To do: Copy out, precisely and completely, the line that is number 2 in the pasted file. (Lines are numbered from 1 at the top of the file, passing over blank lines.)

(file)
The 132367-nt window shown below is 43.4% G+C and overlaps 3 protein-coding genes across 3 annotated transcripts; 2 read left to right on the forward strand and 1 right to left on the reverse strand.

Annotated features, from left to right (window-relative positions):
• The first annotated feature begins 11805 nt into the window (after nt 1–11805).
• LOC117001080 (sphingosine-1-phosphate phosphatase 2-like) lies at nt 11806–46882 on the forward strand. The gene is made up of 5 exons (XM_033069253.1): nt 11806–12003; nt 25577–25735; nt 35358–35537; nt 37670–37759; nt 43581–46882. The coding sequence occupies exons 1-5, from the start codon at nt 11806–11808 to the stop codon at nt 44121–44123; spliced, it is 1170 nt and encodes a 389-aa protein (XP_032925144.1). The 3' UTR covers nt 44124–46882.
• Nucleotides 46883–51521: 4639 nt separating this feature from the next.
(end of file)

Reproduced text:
Annotated features, from left to right (window-relative positions):